Game of Consequences

TLDR: Game of Thrones fans are masochists who want to be punished by watching their favorite characters suffer for their choices.

Criticizing Game of Thrones right now is like spitting in a river, but there’s something to learn from comparing the earlier “good” seasons to the later “bad” seasons.

It’s been said that Game of Thrones subverts fantasy tropes, but all it’s really doing is doling out logical consequences, that have been established in the story, for the decisions the characters make.

In standard fantasy, the hero chooses love over wisdom and still wins because he’s the hero. In Game of Thrones, he gets a red wedding.

The charming rogue who chooses to fight the evil team’s champion gets his head crushed like an over-ripe cantaloupe.

The loyal servant is left holding the door.


But those things happened in earlier seasons. In just the very last episode of the show, two people betray the Mad Queen. One gets sent on eternal spring break with the wildlings and the other is appointed Hand of the King.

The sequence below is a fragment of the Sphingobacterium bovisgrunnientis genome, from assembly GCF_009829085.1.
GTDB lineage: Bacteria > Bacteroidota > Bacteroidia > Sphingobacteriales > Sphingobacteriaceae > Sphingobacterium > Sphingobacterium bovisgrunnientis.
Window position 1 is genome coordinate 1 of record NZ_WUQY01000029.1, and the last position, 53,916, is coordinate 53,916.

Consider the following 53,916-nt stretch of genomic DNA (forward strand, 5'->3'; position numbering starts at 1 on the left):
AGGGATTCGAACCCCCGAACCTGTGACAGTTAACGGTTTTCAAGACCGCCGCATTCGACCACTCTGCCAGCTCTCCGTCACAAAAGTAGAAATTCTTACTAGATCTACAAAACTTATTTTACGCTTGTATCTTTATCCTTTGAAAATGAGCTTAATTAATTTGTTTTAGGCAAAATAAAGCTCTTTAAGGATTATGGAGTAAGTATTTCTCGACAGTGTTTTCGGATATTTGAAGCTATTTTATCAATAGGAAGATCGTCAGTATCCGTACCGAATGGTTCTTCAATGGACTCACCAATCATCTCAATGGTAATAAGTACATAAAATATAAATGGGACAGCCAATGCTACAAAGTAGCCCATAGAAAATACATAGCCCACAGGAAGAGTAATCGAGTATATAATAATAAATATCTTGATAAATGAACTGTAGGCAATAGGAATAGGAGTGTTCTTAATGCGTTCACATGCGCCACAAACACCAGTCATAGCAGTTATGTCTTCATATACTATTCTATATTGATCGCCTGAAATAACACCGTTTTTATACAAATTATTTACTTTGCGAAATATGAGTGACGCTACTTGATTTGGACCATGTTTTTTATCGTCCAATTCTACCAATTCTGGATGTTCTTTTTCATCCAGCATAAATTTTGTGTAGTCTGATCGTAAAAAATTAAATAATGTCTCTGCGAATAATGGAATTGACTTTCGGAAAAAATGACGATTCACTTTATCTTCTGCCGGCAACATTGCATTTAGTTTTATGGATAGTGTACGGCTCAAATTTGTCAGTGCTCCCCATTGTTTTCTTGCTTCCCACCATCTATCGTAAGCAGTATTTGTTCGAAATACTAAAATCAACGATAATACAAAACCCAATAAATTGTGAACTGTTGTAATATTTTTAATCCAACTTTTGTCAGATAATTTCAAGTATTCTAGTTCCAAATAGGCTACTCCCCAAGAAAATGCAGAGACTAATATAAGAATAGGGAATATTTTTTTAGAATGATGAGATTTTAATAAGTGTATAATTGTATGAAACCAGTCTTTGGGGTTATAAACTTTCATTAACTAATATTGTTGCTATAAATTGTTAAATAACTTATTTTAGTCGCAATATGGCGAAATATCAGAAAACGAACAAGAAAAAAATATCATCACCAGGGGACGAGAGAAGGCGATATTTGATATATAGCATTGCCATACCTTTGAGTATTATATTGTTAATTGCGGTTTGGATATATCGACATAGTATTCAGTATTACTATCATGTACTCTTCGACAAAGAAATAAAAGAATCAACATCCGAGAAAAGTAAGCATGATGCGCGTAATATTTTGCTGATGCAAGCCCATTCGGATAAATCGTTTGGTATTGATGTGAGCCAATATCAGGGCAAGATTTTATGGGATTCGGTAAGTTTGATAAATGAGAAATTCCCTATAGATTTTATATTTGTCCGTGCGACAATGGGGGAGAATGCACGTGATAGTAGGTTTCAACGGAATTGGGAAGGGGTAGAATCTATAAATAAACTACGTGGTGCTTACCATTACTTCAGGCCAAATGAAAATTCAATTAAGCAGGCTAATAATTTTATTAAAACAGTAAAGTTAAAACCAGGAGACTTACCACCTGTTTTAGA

No major consequences, even though we’re told that the Unsullied are furious with Jon and Tyrion.

Actions should have consequences. George R.R. Martin has done this brilliantly, but in the later seasons the writers are simply playing ping pong with our emotions. Without tying terrible events (such as Rhaegal’s death) to any obvious prior choice that the characters made, the audience is shocked, but has no emotional or intellectual response.

What GRRM did is difficult. He walked a fine line, sometimes using contrivance to keep a character alive (looking at you Tyrion), but he made enough characters suffer or die that we believed that choices had real consequences in this fantasy world.

Readers want consequences. We want to scream “No!” at the page and at the television. We want to suffer. We want senseless beheadings of noble heroes because the president is a narcissist (oops, I meant King). We don’t want redemption. We are masochists and I think this is a fundamental oversight on the part of the Thrones television writers.


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